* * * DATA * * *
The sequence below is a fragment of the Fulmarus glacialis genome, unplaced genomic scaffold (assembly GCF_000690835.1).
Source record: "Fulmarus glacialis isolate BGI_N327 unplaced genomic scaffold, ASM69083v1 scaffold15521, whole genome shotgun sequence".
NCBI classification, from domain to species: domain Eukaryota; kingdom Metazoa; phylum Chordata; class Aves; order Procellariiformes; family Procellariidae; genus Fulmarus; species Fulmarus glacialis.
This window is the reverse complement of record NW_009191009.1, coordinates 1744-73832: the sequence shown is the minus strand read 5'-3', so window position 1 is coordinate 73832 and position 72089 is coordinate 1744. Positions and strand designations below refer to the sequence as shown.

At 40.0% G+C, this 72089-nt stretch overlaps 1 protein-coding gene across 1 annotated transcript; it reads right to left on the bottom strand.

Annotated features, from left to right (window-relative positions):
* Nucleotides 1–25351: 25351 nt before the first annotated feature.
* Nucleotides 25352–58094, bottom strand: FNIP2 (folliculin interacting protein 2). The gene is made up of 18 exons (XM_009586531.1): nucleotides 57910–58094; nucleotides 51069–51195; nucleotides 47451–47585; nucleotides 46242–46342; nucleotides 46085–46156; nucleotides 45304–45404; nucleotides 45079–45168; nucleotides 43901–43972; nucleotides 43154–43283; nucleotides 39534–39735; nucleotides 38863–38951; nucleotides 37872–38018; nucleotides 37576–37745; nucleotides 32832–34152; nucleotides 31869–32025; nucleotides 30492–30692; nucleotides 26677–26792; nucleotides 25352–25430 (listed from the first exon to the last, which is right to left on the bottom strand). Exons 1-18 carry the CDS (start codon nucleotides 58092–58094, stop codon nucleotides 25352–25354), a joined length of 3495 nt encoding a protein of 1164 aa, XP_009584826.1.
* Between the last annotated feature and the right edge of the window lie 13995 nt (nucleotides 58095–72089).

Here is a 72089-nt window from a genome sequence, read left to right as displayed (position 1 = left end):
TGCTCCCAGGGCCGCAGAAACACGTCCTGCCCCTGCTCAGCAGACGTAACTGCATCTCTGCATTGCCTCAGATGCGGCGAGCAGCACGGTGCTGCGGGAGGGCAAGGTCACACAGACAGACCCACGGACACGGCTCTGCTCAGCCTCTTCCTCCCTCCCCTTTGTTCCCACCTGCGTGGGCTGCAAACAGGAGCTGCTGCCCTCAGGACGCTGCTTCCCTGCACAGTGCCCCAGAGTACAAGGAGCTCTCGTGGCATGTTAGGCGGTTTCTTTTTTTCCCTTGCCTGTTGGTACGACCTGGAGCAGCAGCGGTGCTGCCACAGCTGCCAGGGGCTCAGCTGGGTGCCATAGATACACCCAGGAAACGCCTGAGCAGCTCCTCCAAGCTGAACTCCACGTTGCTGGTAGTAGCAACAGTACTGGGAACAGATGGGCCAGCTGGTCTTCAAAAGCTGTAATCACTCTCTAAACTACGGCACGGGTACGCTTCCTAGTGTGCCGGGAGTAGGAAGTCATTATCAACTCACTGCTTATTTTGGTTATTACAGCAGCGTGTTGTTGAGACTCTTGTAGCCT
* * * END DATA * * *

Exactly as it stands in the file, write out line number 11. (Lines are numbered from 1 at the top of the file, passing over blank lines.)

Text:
TGCTCCCAGGGCCGCAGAAACACGTCCTGCCCCTGCTCAGCAGACGTAACTGCATCTCTGCATTGCCTCAGATGCGGCGAGCAGCACGGTGCTGCGGGAGGGCAAGGTCACACAGACAGACCCACGGACACGGCTCTGCTCAGCCTCTTCCTCCCTCCCCTTTGTTCCCACCTGCGTGGGCTGCAAACAGGAGCTGCTGCCCTCAGGACGCTGCTTCCCTGCACAGTGCCCCAGAGTACAAGGAGCTCTCGTGGCATGTTAGGCGGTTTCTTTTTTTCCCTTGCCTGTTGGTACGACCTGGAGCAGCAGCGGTGCTGCCACAGCTGCCAGGGGCTCAGCTGGGTGCCATAGATACACCCAGGAAACGCCTGAGCAGCTCCTCCAAGCTGAACTCCACGTTGCTGGTAGTAGCAACAGTACTGGGAACAGATGGGCCAGCTGGTCTTCAAAAGCTGTAATCACTCTCTAAACTACGGCACGGGTACGCTTCCTAGTGTGCCGGGAGTAGGAAGTCATTATCAACTCACTGCTTATTTTGGTTATTACAGCAGCGTGTTGTTGAGACTCTTGTAGCCT